Heavy rain has pounded large areas of Pakistan as the government declared an emergency to deal with monsoon flooding it said had affected more than 30 million people.
The annual monsoon is essential for irrigating crops and replenishing lakes and dams across the Indian subcontinent, but each year it also brings a wave of destruction.
The National Disaster Management Authority (NDMA) said on Friday that more than 900 people had been killed this year – including 34 in the previous 24 hours – as a result of the monsoon rains that began in June.
Officials say this year’s floods are comparable to 2010 – the worst on record – when more than 2,000 people died and nearly a fifth of the country was underwater.
“I have never seen such huge flooding because of rains in my life,” an octogenarian farmer, Rahim Bakhsh Brohi, told Agence France-Presse near Sukkur, in the southern Sindh province.
Like thousands of others in rural Pakistan, Brohi was seeking shelter next to a national highway, as the elevated roads are among the few dry places to be found.
A statement on Friday from the office of the prime minister, Shehbaz Sharif, said 33 million people had been “badly affected” by the flooding, while the country’s disaster agency said nearly 220,000 homes were destroyed and half a million more badly damaged.
The disaster agency for Sindh province said 2 million acres (800,000 hectares) of cultivated crops had been wiped out there alone, where many farmers live hand to mouth and season to season.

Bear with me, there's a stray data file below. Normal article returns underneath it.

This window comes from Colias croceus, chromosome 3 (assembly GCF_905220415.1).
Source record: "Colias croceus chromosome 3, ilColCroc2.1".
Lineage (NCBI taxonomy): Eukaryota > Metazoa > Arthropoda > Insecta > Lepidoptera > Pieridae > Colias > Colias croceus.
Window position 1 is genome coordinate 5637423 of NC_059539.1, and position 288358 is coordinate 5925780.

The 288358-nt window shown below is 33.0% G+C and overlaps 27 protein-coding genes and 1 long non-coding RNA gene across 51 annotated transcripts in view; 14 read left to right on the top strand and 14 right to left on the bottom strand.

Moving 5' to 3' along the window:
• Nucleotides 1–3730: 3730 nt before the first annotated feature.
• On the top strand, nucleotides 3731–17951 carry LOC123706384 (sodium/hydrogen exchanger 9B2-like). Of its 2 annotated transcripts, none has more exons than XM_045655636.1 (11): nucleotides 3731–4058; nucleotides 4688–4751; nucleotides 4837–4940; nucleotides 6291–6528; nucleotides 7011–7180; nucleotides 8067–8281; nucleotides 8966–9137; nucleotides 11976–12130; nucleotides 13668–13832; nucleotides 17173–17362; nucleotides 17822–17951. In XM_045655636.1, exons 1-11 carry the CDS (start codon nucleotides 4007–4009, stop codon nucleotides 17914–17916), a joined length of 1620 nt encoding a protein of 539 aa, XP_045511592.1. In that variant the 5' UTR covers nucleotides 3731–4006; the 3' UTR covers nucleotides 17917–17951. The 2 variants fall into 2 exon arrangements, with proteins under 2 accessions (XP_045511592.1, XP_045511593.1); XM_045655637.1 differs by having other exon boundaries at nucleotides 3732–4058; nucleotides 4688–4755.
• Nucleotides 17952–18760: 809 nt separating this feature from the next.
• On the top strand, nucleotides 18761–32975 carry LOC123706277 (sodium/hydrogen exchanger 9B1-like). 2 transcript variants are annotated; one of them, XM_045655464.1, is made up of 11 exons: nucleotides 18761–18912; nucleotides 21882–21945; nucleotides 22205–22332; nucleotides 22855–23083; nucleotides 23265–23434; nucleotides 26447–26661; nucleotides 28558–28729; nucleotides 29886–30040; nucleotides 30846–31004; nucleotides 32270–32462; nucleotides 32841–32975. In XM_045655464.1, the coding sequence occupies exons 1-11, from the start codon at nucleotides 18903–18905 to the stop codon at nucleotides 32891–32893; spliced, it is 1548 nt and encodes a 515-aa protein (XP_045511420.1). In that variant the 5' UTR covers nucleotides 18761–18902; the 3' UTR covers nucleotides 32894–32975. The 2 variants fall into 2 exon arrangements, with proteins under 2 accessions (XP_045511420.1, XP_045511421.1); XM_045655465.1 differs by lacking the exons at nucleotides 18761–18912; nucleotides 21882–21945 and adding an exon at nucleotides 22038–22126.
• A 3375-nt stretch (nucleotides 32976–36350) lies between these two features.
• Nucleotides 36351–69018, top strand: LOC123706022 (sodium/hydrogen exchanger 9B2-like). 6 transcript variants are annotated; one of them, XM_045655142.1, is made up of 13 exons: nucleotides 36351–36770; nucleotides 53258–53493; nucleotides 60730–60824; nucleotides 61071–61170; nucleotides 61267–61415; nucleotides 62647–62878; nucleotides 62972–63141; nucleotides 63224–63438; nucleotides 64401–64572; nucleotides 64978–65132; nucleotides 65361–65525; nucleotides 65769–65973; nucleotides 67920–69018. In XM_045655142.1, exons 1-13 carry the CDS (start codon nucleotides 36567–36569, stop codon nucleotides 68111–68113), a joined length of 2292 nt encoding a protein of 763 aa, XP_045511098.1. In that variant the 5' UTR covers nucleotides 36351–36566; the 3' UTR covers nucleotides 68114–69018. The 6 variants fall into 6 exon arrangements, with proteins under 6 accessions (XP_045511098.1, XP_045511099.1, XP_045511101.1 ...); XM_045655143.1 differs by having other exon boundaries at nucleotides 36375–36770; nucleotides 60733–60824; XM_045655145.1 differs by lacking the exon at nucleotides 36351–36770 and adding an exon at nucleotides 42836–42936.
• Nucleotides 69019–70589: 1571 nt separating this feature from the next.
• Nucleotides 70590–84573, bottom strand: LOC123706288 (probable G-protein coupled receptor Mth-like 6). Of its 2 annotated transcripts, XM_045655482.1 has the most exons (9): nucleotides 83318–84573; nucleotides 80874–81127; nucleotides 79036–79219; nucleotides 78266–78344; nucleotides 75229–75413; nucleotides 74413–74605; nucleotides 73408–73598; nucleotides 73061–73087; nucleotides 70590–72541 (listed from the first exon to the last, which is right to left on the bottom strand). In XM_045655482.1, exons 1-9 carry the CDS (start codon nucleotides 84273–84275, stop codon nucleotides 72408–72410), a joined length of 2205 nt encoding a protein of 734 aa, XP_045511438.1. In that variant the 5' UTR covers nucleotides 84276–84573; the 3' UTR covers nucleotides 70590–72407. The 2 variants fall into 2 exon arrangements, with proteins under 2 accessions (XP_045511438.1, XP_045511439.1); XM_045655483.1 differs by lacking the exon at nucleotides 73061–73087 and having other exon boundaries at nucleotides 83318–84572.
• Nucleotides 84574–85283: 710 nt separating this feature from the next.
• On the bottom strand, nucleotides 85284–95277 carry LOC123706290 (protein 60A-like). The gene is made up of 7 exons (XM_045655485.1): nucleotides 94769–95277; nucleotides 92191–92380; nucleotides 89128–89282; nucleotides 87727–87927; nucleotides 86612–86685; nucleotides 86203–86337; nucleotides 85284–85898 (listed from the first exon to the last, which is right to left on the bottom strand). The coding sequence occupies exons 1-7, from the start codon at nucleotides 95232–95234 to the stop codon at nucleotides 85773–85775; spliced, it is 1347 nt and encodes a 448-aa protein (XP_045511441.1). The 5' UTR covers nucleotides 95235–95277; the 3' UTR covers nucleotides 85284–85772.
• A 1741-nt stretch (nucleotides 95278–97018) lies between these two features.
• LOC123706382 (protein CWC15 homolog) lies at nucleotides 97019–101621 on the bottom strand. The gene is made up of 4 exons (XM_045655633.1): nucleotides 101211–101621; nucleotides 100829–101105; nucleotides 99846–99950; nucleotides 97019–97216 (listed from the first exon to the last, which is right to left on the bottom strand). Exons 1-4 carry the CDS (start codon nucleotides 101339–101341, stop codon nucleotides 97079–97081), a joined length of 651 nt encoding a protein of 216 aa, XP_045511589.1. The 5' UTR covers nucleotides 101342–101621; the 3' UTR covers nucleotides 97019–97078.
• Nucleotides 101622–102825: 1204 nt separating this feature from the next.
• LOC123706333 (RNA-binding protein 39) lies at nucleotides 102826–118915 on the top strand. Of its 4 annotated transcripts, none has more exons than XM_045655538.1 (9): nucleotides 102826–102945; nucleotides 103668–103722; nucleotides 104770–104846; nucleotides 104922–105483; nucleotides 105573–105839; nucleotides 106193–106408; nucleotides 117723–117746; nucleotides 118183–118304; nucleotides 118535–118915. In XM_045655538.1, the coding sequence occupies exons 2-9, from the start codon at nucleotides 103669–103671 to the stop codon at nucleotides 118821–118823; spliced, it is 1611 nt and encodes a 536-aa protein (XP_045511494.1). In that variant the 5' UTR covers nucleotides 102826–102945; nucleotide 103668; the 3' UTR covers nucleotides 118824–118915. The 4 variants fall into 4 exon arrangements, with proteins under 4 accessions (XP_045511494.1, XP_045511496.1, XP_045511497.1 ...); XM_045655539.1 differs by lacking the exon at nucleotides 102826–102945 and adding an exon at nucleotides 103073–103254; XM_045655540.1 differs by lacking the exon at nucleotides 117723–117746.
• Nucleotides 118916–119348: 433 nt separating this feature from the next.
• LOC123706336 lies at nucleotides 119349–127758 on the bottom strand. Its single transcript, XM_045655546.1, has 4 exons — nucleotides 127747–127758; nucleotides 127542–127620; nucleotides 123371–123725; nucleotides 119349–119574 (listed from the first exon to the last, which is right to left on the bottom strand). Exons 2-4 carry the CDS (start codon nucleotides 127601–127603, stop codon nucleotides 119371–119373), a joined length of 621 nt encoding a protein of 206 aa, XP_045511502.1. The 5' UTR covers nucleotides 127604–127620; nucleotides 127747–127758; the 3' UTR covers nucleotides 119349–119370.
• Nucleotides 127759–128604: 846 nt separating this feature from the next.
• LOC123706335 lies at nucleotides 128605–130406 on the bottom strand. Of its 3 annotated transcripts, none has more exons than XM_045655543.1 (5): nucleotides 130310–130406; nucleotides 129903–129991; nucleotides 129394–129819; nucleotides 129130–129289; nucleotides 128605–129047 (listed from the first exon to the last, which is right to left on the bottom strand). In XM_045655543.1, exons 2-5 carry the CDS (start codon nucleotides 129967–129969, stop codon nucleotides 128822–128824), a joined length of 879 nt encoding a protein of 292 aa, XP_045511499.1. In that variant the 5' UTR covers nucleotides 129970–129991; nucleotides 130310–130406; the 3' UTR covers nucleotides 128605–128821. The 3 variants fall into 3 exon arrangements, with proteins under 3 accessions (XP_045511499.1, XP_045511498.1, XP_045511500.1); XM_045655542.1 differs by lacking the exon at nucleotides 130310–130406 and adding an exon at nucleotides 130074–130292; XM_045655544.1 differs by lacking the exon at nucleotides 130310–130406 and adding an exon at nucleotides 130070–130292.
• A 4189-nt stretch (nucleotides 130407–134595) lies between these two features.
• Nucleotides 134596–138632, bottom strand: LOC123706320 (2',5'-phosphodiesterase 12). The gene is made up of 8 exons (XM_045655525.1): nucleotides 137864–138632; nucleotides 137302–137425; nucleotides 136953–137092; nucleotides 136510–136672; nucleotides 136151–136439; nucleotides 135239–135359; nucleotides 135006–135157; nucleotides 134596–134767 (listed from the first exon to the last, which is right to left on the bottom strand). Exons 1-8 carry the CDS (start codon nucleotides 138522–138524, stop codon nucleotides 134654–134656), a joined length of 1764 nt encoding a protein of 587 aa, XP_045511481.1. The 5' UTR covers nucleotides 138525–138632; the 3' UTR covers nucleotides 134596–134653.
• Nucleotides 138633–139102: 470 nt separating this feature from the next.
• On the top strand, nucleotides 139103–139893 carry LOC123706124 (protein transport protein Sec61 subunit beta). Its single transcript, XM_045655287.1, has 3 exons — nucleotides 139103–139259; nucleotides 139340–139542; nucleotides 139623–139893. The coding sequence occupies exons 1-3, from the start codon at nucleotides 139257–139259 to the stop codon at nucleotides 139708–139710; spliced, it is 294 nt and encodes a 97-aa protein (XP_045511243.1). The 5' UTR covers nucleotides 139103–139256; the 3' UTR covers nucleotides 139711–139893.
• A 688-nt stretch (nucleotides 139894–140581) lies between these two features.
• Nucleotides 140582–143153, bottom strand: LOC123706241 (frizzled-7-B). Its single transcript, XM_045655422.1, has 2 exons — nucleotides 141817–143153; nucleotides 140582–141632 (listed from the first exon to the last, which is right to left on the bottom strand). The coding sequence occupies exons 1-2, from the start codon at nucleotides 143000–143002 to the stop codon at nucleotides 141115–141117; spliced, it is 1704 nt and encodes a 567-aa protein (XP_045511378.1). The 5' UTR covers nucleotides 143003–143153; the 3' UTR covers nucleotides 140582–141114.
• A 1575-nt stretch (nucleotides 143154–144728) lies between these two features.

“My cotton crop that was sown on 50 acres of land is all gone,” Nasrullah Mehar told AFP. “It’s a huge loss for me … What can be done?”
The climate change minister, Sherry Rehman, who on Wednesday called the floods “a catastrophe of epic scale”, said the government had declared an emergency, and appealed for international assistance.
Pakistan is eighth on the Global Climate Risk Index, a list compiled by the environmental NGO Germanwatch of countries deemed most vulnerable to extreme weather caused by climate change.
Earlier this year, much of Pakistan was in the grip of a drought and heatwave, with temperatures hitting 51C (124F) in Jacobabad, Sindh province.
The city is grappling with floods that have inundated homes and swept away roads and bridges.
In Sukkur, about 75km (50 miles) away, residents struggled to make their way along muddy streets clogged with flood-borne debris.
“If you had come earlier, the water was this high,” 24-year-old student Aqeel Ahmed told AFP, raising his hand to his chest.
Sharif cancelled a planned trip to the UK in order to oversee the flood response, and ordered the army to throw every resource into relief operations.
“I have seen from the air and the devastation can’t be expressed in words,” he said on state TV after visiting Sukkur.
“The towns, villages and crops are inundated by the water. I don’t think this level of destruction has taken place before.”
A national fundraising appeal has been launched, with Pakistan’s military saying every commissioned officer will donate a month’s salary towards it.
The worst-hit areas are Balochistan and Sindh in the south and west, but almost all of Pakistan has suffered this year.
Images were circulating on social media on Friday of swollen rivers obliterating buildings and bridges along their banks in the mountainous north.
Junaid Khan, deputy commissioner of Swat district in Khyber Pakhtunkhwa province, told AFP that 14 riverside hotels had been swept away, along with two small hyrdopower stations.
In Chaman, a western frontier town neighbouring Afghanistan, travellers had to wade through waist-high water to cross the border after a nearby dam burst, adding to the deluge brought by rain.
Pakistan Railways said nearby Quetta, the capital of Balochistan province, had been cut off and train services suspended after a key bridge was damaged by a flash flood.
Most mobile networks and internet services were down in the province, with the country’s telecoms authority calling it “unprecedented”.